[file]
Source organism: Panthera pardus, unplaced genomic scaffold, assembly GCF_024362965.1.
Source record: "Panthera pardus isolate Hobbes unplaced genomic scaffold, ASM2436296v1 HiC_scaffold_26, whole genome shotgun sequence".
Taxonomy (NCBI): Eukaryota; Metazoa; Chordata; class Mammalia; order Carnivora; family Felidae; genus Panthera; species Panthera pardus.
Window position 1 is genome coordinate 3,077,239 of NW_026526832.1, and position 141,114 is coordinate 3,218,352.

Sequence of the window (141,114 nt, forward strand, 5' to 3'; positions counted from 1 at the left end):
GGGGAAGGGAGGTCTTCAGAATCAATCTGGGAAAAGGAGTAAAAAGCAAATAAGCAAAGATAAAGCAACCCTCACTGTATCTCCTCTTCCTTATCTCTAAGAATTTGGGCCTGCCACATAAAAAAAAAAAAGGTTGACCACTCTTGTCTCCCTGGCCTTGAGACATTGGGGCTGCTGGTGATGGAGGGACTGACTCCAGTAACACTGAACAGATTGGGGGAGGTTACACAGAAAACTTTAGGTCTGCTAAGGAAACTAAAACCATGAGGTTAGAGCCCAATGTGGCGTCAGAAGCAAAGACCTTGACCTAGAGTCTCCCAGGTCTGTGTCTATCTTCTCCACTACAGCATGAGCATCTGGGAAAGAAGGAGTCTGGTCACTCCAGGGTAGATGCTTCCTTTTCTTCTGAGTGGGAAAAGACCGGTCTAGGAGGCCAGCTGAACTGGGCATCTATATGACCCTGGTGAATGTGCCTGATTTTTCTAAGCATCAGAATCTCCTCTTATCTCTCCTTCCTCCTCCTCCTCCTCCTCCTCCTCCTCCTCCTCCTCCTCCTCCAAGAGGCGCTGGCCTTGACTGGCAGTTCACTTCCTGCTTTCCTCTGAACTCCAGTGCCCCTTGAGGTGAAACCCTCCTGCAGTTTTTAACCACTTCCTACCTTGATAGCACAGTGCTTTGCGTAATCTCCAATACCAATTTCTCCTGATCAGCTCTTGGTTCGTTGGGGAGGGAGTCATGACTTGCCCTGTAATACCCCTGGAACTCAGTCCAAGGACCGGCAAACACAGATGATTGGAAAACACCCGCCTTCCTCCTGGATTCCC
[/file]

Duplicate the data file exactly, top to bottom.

Source organism: Panthera pardus, unplaced genomic scaffold, assembly GCF_024362965.1.
Source record: "Panthera pardus isolate Hobbes unplaced genomic scaffold, ASM2436296v1 HiC_scaffold_26, whole genome shotgun sequence".
Taxonomy (NCBI): Eukaryota; Metazoa; Chordata; class Mammalia; order Carnivora; family Felidae; genus Panthera; species Panthera pardus.
Window position 1 is genome coordinate 3,077,239 of NW_026526832.1, and position 141,114 is coordinate 3,218,352.

Sequence of the window (141,114 nt, forward strand, 5' to 3'; positions counted from 1 at the left end):
GGGGAAGGGAGGTCTTCAGAATCAATCTGGGAAAAGGAGTAAAAAGCAAATAAGCAAAGATAAAGCAACCCTCACTGTATCTCCTCTTCCTTATCTCTAAGAATTTGGGCCTGCCACATAAAAAAAAAAAAGGTTGACCACTCTTGTCTCCCTGGCCTTGAGACATTGGGGCTGCTGGTGATGGAGGGACTGACTCCAGTAACACTGAACAGATTGGGGGAGGTTACACAGAAAACTTTAGGTCTGCTAAGGAAACTAAAACCATGAGGTTAGAGCCCAATGTGGCGTCAGAAGCAAAGACCTTGACCTAGAGTCTCCCAGGTCTGTGTCTATCTTCTCCACTACAGCATGAGCATCTGGGAAAGAAGGAGTCTGGTCACTCCAGGGTAGATGCTTCCTTTTCTTCTGAGTGGGAAAAGACCGGTCTAGGAGGCCAGCTGAACTGGGCATCTATATGACCCTGGTGAATGTGCCTGATTTTTCTAAGCATCAGAATCTCCTCTTATCTCTCCTTCCTCCTCCTCCTCCTCCTCCTCCTCCTCCTCCTCCTCCTCCTCCAAGAGGCGCTGGCCTTGACTGGCAGTTCACTTCCTGCTTTCCTCTGAACTCCAGTGCCCCTTGAGGTGAAACCCTCCTGCAGTTTTTAACCACTTCCTACCTTGATAGCACAGTGCTTTGCGTAATCTCCAATACCAATTTCTCCTGATCAGCTCTTGGTTCGTTGGGGAGGGAGTCATGACTTGCCCTGTAATACCCCTGGAACTCAGTCCAAGGACCGGCAAACACAGATGATTGGAAAACACCCGCCTTCCTCCTGGATTCCC